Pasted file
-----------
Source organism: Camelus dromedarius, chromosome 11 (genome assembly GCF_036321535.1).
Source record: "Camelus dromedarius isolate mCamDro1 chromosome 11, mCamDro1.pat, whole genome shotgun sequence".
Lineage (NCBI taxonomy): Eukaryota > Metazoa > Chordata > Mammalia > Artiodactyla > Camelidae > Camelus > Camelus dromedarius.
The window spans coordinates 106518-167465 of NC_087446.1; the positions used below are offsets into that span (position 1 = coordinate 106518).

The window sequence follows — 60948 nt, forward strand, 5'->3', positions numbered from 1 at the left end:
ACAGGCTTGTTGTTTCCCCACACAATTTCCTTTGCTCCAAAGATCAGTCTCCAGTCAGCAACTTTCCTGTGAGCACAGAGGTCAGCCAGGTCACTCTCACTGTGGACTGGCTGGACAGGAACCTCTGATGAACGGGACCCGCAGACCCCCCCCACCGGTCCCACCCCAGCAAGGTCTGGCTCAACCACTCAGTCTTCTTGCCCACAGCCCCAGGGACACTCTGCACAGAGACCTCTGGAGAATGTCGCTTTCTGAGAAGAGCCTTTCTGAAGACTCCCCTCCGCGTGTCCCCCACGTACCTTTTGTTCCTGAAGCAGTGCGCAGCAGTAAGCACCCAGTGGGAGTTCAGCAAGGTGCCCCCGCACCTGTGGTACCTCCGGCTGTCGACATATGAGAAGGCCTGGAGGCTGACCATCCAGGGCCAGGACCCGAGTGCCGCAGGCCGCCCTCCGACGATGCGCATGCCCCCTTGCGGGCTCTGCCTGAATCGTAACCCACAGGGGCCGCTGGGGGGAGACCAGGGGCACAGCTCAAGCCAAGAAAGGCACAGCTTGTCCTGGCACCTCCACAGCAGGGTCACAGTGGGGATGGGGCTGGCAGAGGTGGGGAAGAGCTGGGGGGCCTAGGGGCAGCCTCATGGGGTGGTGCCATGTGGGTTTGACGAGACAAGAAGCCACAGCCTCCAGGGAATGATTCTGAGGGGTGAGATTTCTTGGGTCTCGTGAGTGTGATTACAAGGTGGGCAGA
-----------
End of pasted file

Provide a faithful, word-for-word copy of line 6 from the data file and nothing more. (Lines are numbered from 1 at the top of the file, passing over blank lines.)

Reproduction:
ACAGGCTTGTTGTTTCCCCACACAATTTCCTTTGCTCCAAAGATCAGTCTCCAGTCAGCAACTTTCCTGTGAGCACAGAGGTCAGCCAGGTCACTCTCACTGTGGACTGGCTGGACAGGAACCTCTGATGAACGGGACCCGCAGACCCCCCCCACCGGTCCCACCCCAGCAAGGTCTGGCTCAACCACTCAGTCTTCTTGCCCACAGCCCCAGGGACACTCTGCACAGAGACCTCTGGAGAATGTCGCTTTCTGAGAAGAGCCTTTCTGAAGACTCCCCTCCGCGTGTCCCCCACGTACCTTTTGTTCCTGAAGCAGTGCGCAGCAGTAAGCACCCAGTGGGAGTTCAGCAAGGTGCCCCCGCACCTGTGGTACCTCCGGCTGTCGACATATGAGAAGGCCTGGAGGCTGACCATCCAGGGCCAGGACCCGAGTGCCGCAGGCCGCCCTCCGACGATGCGCATGCCCCCTTGCGGGCTCTGCCTGAATCGTAACCCACAGGGGCCGCTGGGGGGAGACCAGGGGCACAGCTCAAGCCAAGAAAGGCACAGCTTGTCCTGGCACCTCCACAGCAGGGTCACAGTGGGGATGGGGCTGGCAGAGGTGGGGAAGAGCTGGGGGGCCTAGGGGCAGCCTCATGGGGTGGTGCCATGTGGGTTTGACGAGACAAGAAGCCACAGCCTCCAGGGAATGATTCTGAGGGGTGAGATTTCTTGGGTCTCGTGAGTGTGATTACAAGGTGGGCAGA